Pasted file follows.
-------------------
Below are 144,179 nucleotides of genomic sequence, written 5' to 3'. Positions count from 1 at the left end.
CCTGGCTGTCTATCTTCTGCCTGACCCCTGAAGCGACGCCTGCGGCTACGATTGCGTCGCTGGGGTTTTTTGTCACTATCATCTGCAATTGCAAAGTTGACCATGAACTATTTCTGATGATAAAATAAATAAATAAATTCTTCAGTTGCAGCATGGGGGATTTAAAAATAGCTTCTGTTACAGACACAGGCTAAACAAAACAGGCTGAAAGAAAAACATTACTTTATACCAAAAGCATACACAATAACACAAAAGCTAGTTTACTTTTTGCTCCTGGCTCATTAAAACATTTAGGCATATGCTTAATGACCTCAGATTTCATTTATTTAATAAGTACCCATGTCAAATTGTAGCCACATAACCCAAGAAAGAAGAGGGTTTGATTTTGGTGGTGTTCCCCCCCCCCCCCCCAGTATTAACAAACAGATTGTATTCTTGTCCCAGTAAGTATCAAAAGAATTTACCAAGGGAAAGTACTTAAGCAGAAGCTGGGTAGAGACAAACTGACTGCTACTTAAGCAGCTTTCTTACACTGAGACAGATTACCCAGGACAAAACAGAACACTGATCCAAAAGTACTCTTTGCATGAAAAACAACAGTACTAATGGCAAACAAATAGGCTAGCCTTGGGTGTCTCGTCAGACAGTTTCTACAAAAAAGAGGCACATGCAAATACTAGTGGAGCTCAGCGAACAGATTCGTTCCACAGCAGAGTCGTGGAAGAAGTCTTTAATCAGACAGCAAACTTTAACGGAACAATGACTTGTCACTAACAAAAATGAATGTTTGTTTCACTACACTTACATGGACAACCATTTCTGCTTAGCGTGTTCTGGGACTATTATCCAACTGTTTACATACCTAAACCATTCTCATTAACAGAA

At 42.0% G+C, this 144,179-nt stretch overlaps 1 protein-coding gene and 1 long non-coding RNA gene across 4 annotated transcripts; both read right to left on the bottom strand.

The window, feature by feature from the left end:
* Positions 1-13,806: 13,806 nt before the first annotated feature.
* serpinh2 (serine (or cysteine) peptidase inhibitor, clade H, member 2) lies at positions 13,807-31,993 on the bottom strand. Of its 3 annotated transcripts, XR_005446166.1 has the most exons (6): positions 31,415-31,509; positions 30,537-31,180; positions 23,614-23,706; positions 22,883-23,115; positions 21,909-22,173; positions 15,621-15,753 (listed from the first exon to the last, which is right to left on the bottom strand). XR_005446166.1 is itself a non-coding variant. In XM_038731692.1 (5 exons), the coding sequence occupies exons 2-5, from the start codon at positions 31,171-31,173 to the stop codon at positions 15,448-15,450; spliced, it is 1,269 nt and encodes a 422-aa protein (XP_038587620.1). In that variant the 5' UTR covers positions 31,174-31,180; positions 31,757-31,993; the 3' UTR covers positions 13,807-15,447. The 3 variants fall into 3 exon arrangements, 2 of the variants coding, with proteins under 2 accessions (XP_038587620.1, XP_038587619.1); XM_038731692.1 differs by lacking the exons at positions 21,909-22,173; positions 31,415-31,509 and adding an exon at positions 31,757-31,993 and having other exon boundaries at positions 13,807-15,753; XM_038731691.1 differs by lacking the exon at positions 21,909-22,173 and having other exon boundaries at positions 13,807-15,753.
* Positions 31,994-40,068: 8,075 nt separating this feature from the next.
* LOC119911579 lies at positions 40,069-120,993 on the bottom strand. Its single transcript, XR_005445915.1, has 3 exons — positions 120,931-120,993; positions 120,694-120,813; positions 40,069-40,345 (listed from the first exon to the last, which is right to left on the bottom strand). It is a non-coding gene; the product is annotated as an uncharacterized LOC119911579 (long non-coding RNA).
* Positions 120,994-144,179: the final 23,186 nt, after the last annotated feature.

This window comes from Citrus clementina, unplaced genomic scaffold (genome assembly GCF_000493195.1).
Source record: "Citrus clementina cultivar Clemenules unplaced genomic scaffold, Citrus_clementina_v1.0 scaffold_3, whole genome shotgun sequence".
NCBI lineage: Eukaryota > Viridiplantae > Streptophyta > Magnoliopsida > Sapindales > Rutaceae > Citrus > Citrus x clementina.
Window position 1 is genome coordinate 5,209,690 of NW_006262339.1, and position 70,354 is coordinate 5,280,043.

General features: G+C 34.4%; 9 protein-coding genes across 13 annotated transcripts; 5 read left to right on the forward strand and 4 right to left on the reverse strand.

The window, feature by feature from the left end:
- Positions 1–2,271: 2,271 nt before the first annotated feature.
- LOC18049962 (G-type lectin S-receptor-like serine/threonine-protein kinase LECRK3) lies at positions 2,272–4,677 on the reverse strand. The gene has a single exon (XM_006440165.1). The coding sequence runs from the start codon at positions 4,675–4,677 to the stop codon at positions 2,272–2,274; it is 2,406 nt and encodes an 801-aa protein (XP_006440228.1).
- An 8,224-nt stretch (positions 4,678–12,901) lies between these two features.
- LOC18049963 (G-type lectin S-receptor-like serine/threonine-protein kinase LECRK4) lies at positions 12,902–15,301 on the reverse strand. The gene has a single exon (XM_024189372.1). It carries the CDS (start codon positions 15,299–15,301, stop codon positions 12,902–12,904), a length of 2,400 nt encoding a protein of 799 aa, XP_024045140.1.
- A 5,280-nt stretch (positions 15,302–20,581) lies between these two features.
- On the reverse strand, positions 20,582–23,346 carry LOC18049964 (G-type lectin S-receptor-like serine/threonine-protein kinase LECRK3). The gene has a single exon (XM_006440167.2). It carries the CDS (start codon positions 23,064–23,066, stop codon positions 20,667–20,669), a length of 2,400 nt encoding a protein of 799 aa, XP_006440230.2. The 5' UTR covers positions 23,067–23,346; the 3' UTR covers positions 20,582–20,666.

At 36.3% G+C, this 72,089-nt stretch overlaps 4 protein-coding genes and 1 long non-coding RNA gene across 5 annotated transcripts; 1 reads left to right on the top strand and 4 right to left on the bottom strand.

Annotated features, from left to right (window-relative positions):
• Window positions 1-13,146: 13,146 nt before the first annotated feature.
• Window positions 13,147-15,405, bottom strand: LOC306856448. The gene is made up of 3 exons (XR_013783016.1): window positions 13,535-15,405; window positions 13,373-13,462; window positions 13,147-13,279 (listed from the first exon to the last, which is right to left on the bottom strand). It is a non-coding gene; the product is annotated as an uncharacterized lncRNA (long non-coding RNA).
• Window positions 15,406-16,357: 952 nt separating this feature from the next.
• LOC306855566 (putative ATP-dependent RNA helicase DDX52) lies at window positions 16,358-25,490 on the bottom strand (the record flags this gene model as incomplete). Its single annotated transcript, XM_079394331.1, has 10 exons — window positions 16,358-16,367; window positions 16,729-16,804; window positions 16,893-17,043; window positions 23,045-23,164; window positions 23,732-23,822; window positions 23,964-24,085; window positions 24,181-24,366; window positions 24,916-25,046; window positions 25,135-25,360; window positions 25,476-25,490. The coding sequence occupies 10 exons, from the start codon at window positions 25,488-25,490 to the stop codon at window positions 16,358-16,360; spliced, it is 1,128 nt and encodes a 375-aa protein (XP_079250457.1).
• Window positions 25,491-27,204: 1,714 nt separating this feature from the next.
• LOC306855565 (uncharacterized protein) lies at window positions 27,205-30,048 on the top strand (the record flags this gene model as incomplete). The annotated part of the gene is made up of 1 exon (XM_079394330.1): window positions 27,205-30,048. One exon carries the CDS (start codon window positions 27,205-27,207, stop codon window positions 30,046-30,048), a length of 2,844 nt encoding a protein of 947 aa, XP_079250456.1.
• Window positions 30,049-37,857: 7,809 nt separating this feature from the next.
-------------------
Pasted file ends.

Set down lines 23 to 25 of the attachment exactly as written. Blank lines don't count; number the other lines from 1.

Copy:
Annotated features, from left to right (window-relative positions):
• Window positions 1-13,146: 13,146 nt before the first annotated feature.
• Window positions 13,147-15,405, bottom strand: LOC306856448. The gene is made up of 3 exons (XR_013783016.1): window positions 13,535-15,405; window positions 13,373-13,462; window positions 13,147-13,279 (listed from the first exon to the last, which is right to left on the bottom strand). It is a non-coding gene; the product is annotated as an uncharacterized lncRNA (long non-coding RNA).